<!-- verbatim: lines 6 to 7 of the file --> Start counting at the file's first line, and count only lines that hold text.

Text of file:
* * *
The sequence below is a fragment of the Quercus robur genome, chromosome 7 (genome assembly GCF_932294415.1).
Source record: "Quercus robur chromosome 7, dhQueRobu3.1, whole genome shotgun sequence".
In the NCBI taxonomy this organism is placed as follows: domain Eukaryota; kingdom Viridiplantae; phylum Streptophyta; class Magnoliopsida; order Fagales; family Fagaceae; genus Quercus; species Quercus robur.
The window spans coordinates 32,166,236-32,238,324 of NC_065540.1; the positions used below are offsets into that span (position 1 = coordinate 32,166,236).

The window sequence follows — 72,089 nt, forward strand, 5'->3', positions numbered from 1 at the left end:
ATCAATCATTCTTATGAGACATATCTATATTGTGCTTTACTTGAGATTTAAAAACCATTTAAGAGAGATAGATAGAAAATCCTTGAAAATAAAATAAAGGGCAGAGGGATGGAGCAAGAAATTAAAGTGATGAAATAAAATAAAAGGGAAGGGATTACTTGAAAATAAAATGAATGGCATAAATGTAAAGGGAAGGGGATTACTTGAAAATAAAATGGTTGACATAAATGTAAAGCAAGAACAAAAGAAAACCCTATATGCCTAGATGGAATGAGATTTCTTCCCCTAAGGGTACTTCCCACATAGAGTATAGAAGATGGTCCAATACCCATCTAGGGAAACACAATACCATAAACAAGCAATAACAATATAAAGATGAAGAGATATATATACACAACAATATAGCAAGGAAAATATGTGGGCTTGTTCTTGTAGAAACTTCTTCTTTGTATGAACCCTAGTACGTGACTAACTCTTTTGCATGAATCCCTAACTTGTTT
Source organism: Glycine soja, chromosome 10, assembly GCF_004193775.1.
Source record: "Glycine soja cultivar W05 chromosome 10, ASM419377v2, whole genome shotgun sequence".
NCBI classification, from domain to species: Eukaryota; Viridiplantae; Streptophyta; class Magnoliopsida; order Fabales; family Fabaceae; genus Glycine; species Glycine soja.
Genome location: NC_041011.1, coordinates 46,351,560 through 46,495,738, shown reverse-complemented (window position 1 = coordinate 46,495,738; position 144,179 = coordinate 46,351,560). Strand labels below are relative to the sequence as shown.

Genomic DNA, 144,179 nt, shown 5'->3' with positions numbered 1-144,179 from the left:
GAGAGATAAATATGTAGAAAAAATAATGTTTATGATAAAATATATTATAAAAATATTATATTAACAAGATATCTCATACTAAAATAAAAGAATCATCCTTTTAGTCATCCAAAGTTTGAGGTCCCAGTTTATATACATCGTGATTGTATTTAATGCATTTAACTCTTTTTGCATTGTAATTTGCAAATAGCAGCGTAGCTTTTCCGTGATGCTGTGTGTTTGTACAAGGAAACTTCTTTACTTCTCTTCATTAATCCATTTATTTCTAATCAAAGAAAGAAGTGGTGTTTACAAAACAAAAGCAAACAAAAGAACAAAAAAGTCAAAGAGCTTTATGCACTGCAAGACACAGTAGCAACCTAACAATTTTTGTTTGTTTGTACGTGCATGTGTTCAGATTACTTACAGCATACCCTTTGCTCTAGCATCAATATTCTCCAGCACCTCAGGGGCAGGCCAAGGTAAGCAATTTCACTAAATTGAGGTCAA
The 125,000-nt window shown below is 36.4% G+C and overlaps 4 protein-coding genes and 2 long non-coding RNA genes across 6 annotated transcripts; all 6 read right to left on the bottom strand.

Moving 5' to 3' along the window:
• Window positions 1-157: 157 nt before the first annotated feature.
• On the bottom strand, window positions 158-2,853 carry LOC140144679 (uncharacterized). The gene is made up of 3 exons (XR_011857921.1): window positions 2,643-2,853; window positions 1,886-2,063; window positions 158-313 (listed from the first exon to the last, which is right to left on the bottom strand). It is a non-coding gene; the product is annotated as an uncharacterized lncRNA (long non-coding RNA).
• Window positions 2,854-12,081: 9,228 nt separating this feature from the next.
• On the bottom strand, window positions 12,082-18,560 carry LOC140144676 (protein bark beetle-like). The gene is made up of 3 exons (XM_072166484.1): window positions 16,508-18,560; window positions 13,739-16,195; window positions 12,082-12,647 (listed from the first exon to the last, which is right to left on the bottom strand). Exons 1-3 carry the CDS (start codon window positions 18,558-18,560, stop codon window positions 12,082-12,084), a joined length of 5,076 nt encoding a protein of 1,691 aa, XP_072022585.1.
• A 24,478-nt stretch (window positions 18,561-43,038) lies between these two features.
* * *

ATCAATCATTCTTATGAGACATATCTATATTGTGCTTTACTTGAGATTTAAAAACCATTTAAGAGAGATAGATAGAAAATCCTTGAAAATAAAATAAAGGGCAGAGGGATGGAGCAAGAAATTAAAGTGATGAAATAAAATAAAAGGGAAGGGATTACTTGAAAATAAAATGAATGGCATAAATGTAAAGGGAAGGGGATTACTTGAAAATAAAATGGTTGACATAAATGTAAAGCAAGAACAAAAGAAAACCCTATATGCCTAGATGGAATGAGATTTCTTCCCCTAAGGGTACTTCCCACATAGAGTATAGAAGATGGTCCAATACCCATCTAGGGAAACACAATACCATAAACAAGCAATAACAATATAAAGATGAAGAGATATATATACACAACAATATAGCAAGGAAAATATGTGGGCTTGTTCTTGTAGAAACTTCTTCTTTGTATGAACCCTAGTACGTGACTAACTCTTTTGCATGAATCCCTAACTTGTTT
Source organism: Glycine soja, chromosome 10, assembly GCF_004193775.1.